Our conclusion

In conclusion, open rhinoplasty offers the surgeon the advantage of being able to provide the patient with a more precise solution both in a complex nose and in a simple hump or crooked nose.…

Post Rhinoplasty Patient Instructions

The following are the instructions the patient receives after nose surgery:

1) Rest for the first ten days—no need to be in bed.

2) Nasal bleeding: it is normal and expected during the first 72 hours. Change the collecting gauze (the one located below the nose) as many times as necessary to maintain hygiene and avoid staining. When the bleeding and secretions stop, you may run out of collecting gauze.

3) Do not blow your nose for the first 15 days because it could cause nosebleeds. Instead, you can breathe in deeply through your nose safely.

4) Plugging: In most cases, we do not use nasal plugging. Inside the nose, two sheets of cellulose (radiographic plate material) are placed to help prevent bruising and internal synechiae. These plates are removed between 2 and 14 days, depending on each case. Likewise, during the first ten days, the nose is quite obstructed by post-operative inflammation, crusts, and discharge (feels similar to a cold). The obstruction gradually subsides. Only after 30 days can the nose be considered completely unobstructed. Edema and bruising increase and peak at 72 hours. 90% is resolved after ten days. The swelling will be more pronounced during the morning hours. Sometimes the whole face swells up to the upper lip and jaw, and it is normal.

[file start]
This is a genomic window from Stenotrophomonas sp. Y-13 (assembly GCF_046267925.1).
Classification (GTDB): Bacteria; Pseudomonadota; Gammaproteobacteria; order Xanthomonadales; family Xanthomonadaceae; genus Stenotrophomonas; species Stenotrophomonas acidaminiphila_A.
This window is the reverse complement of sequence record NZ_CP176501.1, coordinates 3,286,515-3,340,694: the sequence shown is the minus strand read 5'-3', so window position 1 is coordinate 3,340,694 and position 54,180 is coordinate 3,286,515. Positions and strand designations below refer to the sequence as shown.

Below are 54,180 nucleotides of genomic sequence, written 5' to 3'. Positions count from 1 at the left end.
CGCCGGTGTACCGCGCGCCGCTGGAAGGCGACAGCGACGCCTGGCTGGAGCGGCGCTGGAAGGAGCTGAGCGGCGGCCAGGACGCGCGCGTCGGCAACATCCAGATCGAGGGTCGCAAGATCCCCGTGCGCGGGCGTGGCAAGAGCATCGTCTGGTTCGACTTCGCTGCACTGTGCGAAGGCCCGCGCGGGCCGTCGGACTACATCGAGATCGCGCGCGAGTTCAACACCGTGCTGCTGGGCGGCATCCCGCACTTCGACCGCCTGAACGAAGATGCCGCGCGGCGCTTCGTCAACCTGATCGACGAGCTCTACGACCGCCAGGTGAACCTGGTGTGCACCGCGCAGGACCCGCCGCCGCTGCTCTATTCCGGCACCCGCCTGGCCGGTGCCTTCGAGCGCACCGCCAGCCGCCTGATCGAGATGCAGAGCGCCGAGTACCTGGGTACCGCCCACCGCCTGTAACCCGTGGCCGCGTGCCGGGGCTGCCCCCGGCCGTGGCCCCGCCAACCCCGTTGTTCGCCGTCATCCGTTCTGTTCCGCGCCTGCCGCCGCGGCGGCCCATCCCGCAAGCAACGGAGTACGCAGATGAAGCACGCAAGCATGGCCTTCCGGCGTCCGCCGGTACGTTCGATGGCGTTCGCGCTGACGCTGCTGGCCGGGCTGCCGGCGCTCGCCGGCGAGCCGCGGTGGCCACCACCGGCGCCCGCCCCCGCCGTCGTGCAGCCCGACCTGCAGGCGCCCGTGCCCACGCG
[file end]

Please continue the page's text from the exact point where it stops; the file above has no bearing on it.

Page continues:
To help the reabsorption of bruises and local edema you can use: Local cold under the eyes and between the eyebrows with ice wrapped in compresses (not directly). Use time: The first three days. Therefore it is not recommended.

Chamomile tea: It is known for its local anti-inflammatory effect. It is useful for the first ten days. How to use: Boil a pot with water and prepare the tea with chamomile sachets or with the chamomile flower that is available in herbalists (preferably). Then let stand for a few minutes and add ice to the solution. Apply the embedded cloths to the inflamed region for 30 minutes every 3 hours.

Raising the head of the bed: slightly improves post-operative swelling, but it is not strictly necessary. A splint is placed on the nose in most cases, and it stays for a time between 6 and 15 days. Underneath the splint is adhesive tapes that help contain swelling and reduce edema. After removing the tapes, the skin will be more seborrheic, and it can be cleaned with neutral soap once or twice and use moisturizing and/or keratolytic creams.